After the Trivadis Performance days I was chatting to Jonathan Lewis. I presented my Profiling the log writer and database writer presentation, in which I state the foreground (user/server) process looks at the commit SCN in order to determine if its logbuffer contents are written to disk by the logwriter(s). Jonathan suggested looking deeper into this matter, because looking at the commit SCN might not the way it truly works.

Result Cache 2

Following on from my earlier posting of problems with temporary table and the PL/SQL result cache (a combination which the manuals warn you against) here’s another problem – again, to a large degree, self-inflicted.

Imagine you have a complex report involving a large number of financial transactions with a need to include calculations about current exchange rates. Unfortunately the rules about calculating the appropriate exchange rate for any transaction are complex and you find you have a choice between adding 6 tables with outer joins and a couple of aggregate (max) subqueries to the base query or calling a PL/SQL function to calculate the exchange rate for each row. I’m going to create an extremely simplified model of this requirement:

Result Cache

Yesterday I thought I’d spend half an hour before breakfast creating a little demonstration of a feature; some time about midnight I felt it was time to stop because I’d spent enough time chasing around a couple of bugs that produced wrong results in a variety of ways. Today’s short post is just little warning: be VERY careful what you do with the PL/SQL result cache – if you use the results of database queries in the cache you may end up with inconsistent results in your application. Here’s one very simple example of what can go wrong, starting with a little script:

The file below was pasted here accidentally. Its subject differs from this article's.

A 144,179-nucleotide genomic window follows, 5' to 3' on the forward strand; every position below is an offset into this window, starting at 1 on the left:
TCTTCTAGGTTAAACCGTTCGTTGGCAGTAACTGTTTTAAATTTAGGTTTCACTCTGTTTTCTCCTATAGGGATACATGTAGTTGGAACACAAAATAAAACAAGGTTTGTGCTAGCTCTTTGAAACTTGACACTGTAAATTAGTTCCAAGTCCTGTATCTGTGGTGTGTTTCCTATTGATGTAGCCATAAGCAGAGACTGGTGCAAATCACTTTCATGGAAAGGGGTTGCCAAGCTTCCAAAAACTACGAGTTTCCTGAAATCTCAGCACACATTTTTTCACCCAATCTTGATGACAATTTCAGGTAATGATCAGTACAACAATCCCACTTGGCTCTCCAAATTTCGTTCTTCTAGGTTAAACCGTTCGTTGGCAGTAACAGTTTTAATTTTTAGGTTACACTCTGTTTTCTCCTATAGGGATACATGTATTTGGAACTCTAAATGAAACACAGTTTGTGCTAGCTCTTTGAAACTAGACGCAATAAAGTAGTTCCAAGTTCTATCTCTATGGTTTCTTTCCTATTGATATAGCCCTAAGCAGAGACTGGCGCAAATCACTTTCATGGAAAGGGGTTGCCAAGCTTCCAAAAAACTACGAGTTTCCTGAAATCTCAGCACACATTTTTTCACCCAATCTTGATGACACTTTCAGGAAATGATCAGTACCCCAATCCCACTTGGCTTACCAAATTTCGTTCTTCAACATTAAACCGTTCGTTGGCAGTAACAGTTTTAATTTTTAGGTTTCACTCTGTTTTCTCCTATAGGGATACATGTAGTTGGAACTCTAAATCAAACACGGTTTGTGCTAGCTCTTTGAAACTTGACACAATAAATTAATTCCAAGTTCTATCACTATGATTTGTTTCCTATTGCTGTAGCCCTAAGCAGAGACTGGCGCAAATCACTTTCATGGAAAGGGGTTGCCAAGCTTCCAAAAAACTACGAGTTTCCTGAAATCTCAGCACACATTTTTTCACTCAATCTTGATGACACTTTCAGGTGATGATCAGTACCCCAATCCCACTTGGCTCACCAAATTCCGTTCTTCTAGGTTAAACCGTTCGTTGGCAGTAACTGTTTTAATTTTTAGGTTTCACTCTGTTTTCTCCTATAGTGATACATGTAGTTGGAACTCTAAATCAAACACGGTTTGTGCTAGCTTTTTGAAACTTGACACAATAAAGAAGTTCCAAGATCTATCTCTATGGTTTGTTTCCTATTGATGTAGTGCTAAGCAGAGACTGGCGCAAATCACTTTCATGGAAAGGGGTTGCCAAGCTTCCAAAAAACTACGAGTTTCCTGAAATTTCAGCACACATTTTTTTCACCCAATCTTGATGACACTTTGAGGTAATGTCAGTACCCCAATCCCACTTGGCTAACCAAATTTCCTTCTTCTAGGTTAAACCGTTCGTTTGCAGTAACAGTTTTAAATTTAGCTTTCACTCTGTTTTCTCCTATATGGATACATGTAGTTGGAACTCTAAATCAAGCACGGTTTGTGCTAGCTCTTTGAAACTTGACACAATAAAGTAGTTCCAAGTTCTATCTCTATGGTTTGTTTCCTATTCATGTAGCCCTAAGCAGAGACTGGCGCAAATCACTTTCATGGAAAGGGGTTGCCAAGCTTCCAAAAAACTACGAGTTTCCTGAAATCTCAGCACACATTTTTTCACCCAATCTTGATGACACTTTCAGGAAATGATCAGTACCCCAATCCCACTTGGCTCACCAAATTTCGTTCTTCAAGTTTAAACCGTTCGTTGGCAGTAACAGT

The Fundamental Challenge of Computer System Performance

The fundamental challenge of computer system performance is for your system to have enough power to handle the work you ask it to do. It sounds really simple, but helping people meet this challenge has been the point of my whole career. It has kept me busy for 26 years, and there’s no end in sight.

Capacity and Workload

Our challenge is the relationship between a computer’s capacity and its workload. I think of capacity as an empty box representing a machine’s ability to do work over time. Workload is the work your computer does, in the form of programs that it runs for you, executed over time. Workload is the content that can fill the capacity box.

Friday Philosophy – On “Being the Expert”

Working as a recognised expert at something is a little…strange, I find.

I had an assignment this week to go visit a client, have a look at a performance issue and find out the root cause. I was also to at least come up with suggested resolutions with the ideal aim of giving them a proven fix they could implement. All to be done in two to three days. This is pretty standard fayre when you are putting yourself forward as some sort of expert in something. And it is not always an easy thing to do – for more reasons than you might expect.